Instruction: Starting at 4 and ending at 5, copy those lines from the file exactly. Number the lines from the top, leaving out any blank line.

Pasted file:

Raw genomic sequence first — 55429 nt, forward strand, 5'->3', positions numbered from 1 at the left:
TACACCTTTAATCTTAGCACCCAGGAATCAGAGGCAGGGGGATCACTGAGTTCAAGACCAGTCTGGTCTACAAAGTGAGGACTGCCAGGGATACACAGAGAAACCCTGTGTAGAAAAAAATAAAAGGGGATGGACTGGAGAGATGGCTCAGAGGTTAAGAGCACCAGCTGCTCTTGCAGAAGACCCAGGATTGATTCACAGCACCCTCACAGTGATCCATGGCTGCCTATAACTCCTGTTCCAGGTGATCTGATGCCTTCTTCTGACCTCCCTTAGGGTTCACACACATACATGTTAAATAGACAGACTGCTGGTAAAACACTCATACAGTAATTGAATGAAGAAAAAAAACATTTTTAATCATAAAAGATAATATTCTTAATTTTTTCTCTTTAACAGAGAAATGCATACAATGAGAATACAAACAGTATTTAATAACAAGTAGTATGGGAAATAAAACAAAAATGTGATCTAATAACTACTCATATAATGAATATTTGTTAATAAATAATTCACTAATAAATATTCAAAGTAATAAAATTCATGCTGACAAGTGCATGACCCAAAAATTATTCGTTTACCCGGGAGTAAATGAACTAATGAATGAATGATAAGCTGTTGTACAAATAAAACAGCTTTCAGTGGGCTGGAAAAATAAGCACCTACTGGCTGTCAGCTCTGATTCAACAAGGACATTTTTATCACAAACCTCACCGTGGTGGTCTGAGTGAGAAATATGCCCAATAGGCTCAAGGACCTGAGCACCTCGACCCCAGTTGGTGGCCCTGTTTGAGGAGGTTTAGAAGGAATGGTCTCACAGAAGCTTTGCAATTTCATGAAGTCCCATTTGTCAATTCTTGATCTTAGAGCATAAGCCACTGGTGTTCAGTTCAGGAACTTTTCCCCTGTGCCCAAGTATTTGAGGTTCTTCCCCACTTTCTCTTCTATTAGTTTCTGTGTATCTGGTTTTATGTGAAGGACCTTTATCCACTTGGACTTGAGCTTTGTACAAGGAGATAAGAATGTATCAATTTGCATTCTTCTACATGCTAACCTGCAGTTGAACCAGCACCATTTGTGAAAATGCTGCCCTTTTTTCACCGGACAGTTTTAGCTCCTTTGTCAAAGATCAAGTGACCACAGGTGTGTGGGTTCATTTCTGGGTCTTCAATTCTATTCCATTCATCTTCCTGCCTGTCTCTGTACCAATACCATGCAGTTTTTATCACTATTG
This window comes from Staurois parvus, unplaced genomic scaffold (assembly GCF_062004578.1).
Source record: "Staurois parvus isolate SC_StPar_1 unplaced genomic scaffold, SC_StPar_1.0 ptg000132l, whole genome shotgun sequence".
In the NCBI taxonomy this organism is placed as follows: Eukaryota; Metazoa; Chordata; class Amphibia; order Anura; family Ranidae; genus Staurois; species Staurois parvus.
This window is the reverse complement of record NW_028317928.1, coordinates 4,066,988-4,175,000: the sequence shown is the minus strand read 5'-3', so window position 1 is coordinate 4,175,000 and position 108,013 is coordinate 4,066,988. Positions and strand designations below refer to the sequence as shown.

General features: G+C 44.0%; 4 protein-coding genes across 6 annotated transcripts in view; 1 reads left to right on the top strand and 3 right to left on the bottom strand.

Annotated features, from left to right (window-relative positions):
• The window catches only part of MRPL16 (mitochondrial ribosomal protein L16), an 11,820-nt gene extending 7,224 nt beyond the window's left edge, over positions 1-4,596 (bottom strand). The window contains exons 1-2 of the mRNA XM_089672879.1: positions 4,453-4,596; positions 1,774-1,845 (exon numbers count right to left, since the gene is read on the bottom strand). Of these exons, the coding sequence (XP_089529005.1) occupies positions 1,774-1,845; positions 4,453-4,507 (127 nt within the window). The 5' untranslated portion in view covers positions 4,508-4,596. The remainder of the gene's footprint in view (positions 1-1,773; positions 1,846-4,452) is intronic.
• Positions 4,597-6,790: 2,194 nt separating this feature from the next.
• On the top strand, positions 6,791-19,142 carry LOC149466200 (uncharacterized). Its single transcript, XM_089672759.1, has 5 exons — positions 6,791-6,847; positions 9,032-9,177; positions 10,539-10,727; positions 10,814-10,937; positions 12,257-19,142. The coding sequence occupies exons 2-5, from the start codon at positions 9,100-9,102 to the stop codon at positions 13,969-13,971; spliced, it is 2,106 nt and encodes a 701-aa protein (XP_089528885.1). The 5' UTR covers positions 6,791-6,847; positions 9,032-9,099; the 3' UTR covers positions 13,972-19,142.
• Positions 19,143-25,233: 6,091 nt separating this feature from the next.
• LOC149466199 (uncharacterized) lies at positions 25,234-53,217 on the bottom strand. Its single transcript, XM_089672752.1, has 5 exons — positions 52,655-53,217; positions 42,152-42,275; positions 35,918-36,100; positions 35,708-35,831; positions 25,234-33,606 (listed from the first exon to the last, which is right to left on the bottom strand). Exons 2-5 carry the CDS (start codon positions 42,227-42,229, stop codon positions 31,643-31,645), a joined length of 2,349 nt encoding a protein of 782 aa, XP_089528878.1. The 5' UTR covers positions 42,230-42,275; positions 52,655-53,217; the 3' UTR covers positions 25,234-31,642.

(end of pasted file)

Source record: "Staurois parvus isolate SC_StPar_1 unplaced genomic scaffold, SC_StPar_1.0 ptg000132l, whole genome shotgun sequence".
In the NCBI taxonomy this organism is placed as follows: Eukaryota; Metazoa; Chordata; class Amphibia; order Anura; family Ranidae; genus Staurois; species Staurois parvus.